8. Kiqman

    Kiqman 1/2 ton status

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    Bad Caliper

    Had a problem kind of like yours...turned out to be a bad brake caliper. Next time you get out of your ride check to see if either of your calipers is super hot. A lot of times a bad caliper will almost pulsate with slow or speed. Different kind of vibration than a u-joint just like you said. Hope maybe that helps...also could be a bad rear axle bearing or bad brake line to a front caliper.
     
  9. tiger9297

    tiger9297 1/2 ton status

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    Thanks for the advice. I'm actually going to put brakes on this weekend too so I will check that as well.
     
  10. Blue85

    Blue85 Troll Premium Member

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    I've had the same problem, in varying degrees, ever since I lifted my truck. I thought it was a worn slip yoke, but since then I have changed to a fixed yoke and the problem didn't go away. It did get better, though and I attribute that to the longer driveshaft, which reduced the angles. I also had a worn Transfer case to crossmemeber mount once and replacing that didn't change anything. Getting rid of the block and going shackle flip also helped, but it is still there just a little bit.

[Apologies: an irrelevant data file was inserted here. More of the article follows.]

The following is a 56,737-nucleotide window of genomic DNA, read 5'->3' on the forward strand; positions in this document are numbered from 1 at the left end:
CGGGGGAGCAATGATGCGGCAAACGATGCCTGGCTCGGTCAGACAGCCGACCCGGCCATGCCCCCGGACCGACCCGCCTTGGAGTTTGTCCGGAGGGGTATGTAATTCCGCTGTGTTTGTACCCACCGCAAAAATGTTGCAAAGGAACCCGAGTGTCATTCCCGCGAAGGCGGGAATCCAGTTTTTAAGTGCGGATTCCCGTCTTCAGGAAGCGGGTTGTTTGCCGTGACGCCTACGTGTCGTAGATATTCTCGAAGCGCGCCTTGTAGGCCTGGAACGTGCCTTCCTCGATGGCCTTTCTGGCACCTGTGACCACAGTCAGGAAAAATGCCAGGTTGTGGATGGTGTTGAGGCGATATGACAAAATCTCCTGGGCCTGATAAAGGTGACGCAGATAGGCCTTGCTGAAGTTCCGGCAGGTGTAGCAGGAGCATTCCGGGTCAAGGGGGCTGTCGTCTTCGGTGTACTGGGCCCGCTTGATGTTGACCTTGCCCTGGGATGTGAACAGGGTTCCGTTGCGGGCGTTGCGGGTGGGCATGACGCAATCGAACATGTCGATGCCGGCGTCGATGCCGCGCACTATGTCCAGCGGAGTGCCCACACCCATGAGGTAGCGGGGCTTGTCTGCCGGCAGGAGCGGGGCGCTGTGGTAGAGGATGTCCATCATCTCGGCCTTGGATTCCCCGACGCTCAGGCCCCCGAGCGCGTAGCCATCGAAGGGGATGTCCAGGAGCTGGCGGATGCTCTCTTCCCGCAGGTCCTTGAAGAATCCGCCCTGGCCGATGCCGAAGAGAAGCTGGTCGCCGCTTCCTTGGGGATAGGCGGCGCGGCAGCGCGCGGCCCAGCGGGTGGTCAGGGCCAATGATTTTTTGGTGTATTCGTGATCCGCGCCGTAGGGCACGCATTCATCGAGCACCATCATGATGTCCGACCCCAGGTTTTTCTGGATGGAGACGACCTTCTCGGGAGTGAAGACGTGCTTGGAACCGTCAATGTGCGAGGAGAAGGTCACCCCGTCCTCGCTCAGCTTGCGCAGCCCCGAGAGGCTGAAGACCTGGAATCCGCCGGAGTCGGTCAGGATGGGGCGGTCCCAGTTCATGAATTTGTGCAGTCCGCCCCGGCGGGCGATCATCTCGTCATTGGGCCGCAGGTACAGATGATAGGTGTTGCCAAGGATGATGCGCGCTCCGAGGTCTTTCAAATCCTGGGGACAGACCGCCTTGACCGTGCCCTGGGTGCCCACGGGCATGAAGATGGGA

Your problem could very well be axle wrap. When you accelerate, that block will give you more wrap than you had before, but the problem is compounded by the fact that the U-joint angles are also bigger. The stock rear springs are very soft (which is a good thing for ride). You might have someone watch the pinion (from a safe location) while you brake torque the vehicle to see if the pinion is walking up much. If that pinion angle changes while you accelerate it can cause a vibration.

    My advice is to get an angle finder and make sure the pinion is parallel to the T-case output. Sometimes the lift companies sell you the same block no matter what wheelbase you have, so your setup may not be quite right.
     
  11. tiger9297

    tiger9297 1/2 ton status

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    This is why I love this site. I really appreciate the help. I will try to check all of those things over the weekend. I don't want to lose driveability in this truck. It is in pristine condition and I drive it alot. It HAS to drive VERY well. If I were to go to a longer driveshaft where would I buy one, and how much would that run?
     
  12. Derf00

    Derf00 1/2 ton status

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    Assuming that none of this was present before your lift, I will almost guarantee that it is you drive line angle. You can try lowering your transfercase which will help your angles a little. Every K5 reacts slightly different to a lift. Just because someone else's didn't vibrate, it doesn't mean yours won't. My '90 did. You might check you u-joints to see if they are hitting the stops on the yokes.